Videos show Israeli security forces in combat gear making their way on foot through the busy market and taking up positions in homes and on rooftops surrounding the safe house where three gunmen with the Lions’ Den militia — the targets of the raid — are sheltering. When they refuse to surrender, a firefight breaks out, and will continue for several hours.

By 10:15 a.m., Israeli reinforcements are entering Nablus along a main road, and crowds of local residents, angered by the Israelis’ presence across the old city, start congregating.

Nablus is technically under Palestinian control, but Israeli forces often run missions into the city to arrest members of armed groups like the Lions’ Den, which Israeli officials accuse of being involved in terrorist activities.

At an intersection about a quarter-mile north of the safe house, a group hurls stones and other objects at the passing convoy when one Israeli military vehicle suddenly swerves toward the gathering, narrowly missing several people on the street.

“They didn’t care if they hurt civilians,” said Amid al-Masry, a political leader in central Nablus.

Security camera footage of the same incident, captured at a nearby shop, shows that no one in the crowd appears to be carrying a firearm. A military spokesman said that the driver might have lost control of the vehicle accidentally because of heavy stone throwing.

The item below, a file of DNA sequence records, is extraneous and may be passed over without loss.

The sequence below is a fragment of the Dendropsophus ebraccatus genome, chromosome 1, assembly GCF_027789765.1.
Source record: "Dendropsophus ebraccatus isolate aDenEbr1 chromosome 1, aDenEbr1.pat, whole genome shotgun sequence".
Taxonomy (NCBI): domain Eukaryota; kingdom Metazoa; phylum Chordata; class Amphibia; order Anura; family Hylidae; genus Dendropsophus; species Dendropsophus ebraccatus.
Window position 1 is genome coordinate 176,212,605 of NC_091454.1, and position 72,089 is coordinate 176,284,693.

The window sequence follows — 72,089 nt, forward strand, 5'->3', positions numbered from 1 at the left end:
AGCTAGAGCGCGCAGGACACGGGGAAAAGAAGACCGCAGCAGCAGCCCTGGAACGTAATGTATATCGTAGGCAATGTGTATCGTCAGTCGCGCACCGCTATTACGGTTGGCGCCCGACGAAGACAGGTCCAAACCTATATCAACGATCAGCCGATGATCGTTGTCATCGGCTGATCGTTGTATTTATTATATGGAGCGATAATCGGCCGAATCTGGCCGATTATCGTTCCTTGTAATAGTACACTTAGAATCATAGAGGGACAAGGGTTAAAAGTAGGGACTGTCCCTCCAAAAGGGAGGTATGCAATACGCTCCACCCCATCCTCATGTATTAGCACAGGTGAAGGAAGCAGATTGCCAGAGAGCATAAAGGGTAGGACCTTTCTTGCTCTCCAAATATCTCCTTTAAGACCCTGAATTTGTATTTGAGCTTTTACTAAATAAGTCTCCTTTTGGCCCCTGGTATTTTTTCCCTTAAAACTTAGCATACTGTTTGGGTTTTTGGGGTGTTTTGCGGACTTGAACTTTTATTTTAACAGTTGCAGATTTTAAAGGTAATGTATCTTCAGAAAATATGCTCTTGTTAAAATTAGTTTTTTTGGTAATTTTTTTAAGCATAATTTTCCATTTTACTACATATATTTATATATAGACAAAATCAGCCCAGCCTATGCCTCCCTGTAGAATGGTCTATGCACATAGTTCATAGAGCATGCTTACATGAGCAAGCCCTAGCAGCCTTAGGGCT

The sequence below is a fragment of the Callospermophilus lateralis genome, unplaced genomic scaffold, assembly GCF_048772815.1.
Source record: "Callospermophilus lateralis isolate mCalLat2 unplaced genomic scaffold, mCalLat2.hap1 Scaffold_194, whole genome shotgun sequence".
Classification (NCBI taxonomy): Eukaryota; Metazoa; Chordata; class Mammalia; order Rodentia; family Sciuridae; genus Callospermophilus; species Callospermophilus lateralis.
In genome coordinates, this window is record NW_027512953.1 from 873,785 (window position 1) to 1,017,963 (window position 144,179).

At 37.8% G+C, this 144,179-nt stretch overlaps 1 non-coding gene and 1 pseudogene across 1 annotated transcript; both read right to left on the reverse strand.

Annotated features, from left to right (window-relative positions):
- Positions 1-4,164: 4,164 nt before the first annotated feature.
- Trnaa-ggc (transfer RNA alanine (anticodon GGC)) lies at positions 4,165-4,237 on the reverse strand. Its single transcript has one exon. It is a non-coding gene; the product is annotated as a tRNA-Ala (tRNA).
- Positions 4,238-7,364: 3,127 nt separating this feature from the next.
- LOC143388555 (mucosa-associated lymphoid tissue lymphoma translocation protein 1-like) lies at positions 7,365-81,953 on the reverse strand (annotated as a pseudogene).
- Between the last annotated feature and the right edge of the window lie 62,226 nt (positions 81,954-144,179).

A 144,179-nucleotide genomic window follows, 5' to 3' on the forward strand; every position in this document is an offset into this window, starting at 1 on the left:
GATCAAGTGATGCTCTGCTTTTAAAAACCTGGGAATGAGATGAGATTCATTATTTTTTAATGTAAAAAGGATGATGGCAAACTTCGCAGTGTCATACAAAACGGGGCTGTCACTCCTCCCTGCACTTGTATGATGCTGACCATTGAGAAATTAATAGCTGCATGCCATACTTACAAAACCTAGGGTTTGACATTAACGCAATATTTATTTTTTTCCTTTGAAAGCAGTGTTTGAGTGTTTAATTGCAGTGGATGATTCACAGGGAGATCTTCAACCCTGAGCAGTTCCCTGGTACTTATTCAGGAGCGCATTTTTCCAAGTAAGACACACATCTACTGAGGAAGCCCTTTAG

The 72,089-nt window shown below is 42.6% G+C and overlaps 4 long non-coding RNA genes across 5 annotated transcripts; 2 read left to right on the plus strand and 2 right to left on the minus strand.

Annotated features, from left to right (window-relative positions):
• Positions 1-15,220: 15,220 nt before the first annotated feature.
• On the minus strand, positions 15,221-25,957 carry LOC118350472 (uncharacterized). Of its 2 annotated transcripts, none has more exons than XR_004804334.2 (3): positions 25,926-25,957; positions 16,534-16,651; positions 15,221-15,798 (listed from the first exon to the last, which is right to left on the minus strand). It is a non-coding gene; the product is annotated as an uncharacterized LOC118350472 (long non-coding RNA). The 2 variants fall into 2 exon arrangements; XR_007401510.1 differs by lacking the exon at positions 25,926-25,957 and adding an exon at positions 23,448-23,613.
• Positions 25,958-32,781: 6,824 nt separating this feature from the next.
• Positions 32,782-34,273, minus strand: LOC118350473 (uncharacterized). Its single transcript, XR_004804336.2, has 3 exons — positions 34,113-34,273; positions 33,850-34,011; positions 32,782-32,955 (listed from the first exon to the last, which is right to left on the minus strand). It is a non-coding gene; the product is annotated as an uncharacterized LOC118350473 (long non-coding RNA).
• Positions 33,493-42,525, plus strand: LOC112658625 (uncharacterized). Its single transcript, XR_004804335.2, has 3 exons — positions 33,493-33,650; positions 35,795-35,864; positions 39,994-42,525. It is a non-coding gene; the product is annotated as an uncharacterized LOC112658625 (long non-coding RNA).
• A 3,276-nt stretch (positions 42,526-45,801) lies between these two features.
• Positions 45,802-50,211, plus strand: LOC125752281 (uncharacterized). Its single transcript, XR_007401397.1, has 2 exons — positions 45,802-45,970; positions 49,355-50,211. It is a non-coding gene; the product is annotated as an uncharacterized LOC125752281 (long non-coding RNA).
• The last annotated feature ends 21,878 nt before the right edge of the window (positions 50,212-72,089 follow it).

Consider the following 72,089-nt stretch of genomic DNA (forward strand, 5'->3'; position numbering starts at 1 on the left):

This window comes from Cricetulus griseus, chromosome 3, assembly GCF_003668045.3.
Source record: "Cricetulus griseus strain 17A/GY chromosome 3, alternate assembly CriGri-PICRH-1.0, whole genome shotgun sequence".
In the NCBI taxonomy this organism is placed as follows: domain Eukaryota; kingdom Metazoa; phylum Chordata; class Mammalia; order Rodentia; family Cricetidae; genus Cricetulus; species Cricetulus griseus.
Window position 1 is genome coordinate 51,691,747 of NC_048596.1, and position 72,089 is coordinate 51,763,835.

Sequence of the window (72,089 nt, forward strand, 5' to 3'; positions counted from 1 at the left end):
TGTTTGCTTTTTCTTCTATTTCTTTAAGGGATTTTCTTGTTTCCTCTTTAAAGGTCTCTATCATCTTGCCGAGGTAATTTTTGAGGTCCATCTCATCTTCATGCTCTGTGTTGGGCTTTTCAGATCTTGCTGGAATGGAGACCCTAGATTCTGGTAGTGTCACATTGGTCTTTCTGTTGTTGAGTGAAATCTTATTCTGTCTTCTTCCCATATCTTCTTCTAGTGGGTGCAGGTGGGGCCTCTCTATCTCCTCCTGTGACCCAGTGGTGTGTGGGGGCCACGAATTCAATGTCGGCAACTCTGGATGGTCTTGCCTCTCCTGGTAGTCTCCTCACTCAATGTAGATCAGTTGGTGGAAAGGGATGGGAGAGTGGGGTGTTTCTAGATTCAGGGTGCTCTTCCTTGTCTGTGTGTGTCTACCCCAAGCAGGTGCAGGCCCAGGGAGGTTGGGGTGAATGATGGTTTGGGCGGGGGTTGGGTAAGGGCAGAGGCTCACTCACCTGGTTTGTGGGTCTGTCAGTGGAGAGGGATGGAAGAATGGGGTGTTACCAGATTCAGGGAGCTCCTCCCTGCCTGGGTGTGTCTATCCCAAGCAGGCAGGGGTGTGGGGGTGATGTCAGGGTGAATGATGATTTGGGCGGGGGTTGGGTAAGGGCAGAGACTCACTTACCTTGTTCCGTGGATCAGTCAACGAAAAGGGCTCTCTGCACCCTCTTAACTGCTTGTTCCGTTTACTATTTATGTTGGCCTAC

Video from the nearby city center shows several Palestinian gunmen gathering and repeatedly firing rifles — though it’s not clear at what. Israeli support vehicles have also taken up positions in the area.

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Security camera footage shows that as one Palestinian fighter, Musab Awais, appears to take aim with a rifle at an Israeli vehicle across the street, he is shot and falls to the ground. Several men rush in to help. One man picks up his rifle. More shots are fired in their direction as they carry Mr. Awais, who later died, into an ambulance.

By this time, about half a mile away, Israeli military vehicles have spread along the southern edge of the old city. One rams a parked civilian car against a wall. Down the street, another vehicle plows through a makeshift barricade of steel dumpsters at an intersection, nearly hitting a person before crashing into a building.

Twenty minutes later, Muhammad Anbousi, 24, approaches the same intersection and, concealed by a parked car, sets off fireworks toward a military vehicle parked there, cellphone video obtained by The Times shows. A soldier inside the vehicle, about 85 yards away, shoots at Mr. Anbousi as he hides behind the car. He appears to sustain a leg injury. Photographs taken by The Times at the scene show the car riddled with bullet holes.

Mr. Anbousi calls for help, and another man, Jasser Qaneer, comes to his aid. A minute later, the two men begin running away from the Israeli vehicle. Mr. Anbousi is limping. They appear to be posing no threat to the Israeli forces when they are shot from behind. A military spokesman told The Times that the incident was under investigation.